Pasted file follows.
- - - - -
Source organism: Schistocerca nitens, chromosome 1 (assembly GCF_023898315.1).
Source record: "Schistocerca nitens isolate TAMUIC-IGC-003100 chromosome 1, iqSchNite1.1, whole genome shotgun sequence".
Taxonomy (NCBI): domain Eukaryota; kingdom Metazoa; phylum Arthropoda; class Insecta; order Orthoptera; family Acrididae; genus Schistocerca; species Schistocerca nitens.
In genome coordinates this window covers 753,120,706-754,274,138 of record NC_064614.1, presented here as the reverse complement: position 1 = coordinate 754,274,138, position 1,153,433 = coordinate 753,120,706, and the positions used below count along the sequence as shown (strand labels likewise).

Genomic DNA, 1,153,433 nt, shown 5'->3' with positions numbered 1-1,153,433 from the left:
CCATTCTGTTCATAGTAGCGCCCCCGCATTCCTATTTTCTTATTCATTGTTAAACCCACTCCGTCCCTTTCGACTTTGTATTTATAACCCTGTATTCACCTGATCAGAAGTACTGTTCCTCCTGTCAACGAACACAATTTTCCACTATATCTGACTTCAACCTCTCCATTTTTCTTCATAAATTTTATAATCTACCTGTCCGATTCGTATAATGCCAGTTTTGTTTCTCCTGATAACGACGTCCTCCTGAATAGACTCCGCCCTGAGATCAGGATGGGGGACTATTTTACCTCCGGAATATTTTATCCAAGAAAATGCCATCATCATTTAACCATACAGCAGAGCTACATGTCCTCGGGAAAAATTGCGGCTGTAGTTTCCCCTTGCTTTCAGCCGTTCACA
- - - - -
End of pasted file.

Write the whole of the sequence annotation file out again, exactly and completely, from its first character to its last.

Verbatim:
Source organism: Schistocerca nitens, chromosome 1 (assembly GCF_023898315.1).
Source record: "Schistocerca nitens isolate TAMUIC-IGC-003100 chromosome 1, iqSchNite1.1, whole genome shotgun sequence".
Taxonomy (NCBI): domain Eukaryota; kingdom Metazoa; phylum Arthropoda; class Insecta; order Orthoptera; family Acrididae; genus Schistocerca; species Schistocerca nitens.
In genome coordinates this window covers 753,120,706-754,274,138 of record NC_064614.1, presented here as the reverse complement: position 1 = coordinate 754,274,138, position 1,153,433 = coordinate 753,120,706, and the positions used below count along the sequence as shown (strand labels likewise).

Genomic DNA, 1,153,433 nt, shown 5'->3' with positions numbered 1-1,153,433 from the left:
CCATTCTGTTCATAGTAGCGCCCCCGCATTCCTATTTTCTTATTCATTGTTAAACCCACTCCGTCCCTTTCGACTTTGTATTTATAACCCTGTATTCACCTGATCAGAAGTACTGTTCCTCCTGTCAACGAACACAATTTTCCACTATATCTGACTTCAACCTCTCCATTTTTCTTCATAAATTTTATAATCTACCTGTCCGATTCGTATAATGCCAGTTTTGTTTCTCCTGATAACGACGTCCTCCTGAATAGACTCCGCCCTGAGATCAGGATGGGGGACTATTTTACCTCCGGAATATTTTATCCAAGAAAATGCCATCATCATTTAACCATACAGCAGAGCTACATGTCCTCGGGAAAAATTGCGGCTGTAGTTTCCCCTTGCTTTCAGCCGTTCACA